A Tanzanian-born giant pouched rat is set to ‘retire’ after his five-year career of sniffing out landmines.
Magawa, born in 2014 was moved to Cambodia after receiving training from a Belgian non-profit organization APOPO. Since then, the rodent has been helping sniff out landmines in the war-prone zone.
His seemingly successful career saw him bag an award from UK’s PDSA, a veterinary charity, in September 2020 for his exemplary work in clearing more than 225,000 square metres of land.
This, according to AFP, is equivalent to 42 football pitches.
However, 71 detected landmines and 38 items of unexploded ordnance down the line, his employers said that Magawa deserves retirement, as he has “slowed down.”
“Although still in good health, he has reached retirement age and is clearly starting to slow down. It is time,” APOPO said.
Michael Heiman, PDSA’s program manager in Cambodia, said that Magawa will continue doing what he loves to do, eating bananas and peanuts.
APOPO reveals that during his training, Magawa would be rewarded with bananas and peanuts for detecting the chemical compound within explosives. He would alert the experts of any landmine by scratching the earth.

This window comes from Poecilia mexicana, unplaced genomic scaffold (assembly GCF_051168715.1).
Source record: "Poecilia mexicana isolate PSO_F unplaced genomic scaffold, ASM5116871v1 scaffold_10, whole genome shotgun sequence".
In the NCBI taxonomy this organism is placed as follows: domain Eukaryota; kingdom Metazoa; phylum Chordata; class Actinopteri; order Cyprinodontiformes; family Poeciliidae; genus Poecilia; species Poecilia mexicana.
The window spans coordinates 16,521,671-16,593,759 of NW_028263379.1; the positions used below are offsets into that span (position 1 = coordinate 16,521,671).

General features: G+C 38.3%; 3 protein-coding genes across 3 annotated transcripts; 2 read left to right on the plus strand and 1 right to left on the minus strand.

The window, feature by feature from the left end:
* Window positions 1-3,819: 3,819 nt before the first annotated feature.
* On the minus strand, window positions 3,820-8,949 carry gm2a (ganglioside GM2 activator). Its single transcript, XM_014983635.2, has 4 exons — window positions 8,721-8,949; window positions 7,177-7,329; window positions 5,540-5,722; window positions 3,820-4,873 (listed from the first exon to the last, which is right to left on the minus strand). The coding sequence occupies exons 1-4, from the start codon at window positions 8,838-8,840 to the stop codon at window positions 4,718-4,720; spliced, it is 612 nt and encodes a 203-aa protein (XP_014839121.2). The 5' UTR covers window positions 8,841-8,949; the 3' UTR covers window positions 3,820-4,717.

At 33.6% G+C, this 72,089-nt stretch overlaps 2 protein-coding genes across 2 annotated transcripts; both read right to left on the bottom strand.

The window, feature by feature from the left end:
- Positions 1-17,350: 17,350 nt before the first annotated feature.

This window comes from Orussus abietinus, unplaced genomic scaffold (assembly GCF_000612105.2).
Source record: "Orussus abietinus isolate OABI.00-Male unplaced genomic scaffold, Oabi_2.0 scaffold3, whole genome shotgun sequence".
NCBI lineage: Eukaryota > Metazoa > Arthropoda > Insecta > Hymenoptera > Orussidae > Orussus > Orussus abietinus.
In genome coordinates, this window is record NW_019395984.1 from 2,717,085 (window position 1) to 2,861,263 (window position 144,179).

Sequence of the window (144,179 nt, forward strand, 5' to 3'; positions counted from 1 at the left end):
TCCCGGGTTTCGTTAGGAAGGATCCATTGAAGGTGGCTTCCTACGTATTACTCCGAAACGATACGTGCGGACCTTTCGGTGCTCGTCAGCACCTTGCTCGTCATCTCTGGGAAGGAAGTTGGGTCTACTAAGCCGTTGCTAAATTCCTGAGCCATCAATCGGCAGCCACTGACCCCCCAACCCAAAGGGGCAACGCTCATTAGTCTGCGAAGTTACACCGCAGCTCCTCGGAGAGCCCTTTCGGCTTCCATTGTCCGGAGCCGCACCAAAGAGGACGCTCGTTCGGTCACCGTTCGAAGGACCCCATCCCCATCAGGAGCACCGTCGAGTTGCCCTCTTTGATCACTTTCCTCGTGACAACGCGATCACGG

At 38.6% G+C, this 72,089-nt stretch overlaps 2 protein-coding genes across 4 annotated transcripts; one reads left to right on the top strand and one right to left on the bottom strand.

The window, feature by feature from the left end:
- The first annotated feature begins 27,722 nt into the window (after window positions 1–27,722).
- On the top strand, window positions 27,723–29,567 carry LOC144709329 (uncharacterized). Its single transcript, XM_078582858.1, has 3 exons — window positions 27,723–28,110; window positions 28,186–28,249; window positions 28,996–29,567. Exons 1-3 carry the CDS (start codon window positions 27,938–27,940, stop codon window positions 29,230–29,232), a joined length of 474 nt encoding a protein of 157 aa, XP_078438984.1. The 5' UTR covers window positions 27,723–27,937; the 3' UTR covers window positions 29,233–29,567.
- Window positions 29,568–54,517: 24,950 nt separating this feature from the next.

So good was he, that he would reportedly scurry through a piece of land, the size of a tennis court in just 30 minutes, what would take days using a conventional meta detector.
Magawa broke a world record of becoming the first rat to bag the historical PDSA Award, 77 years since it began, “joining an illustrious band of brave canines and felines -and even a pigeon.”
With the “heroic” rat having left a mark in Cambodia, PDSA revealed that 20 newly trained rats had just been accredited with revelant authorities to follow in Magawa’s shoes- detect landmines.
Heiman said that it would be a tough challenge surpassing Magawa’s excellence, saying “he is a very exceptional rat.”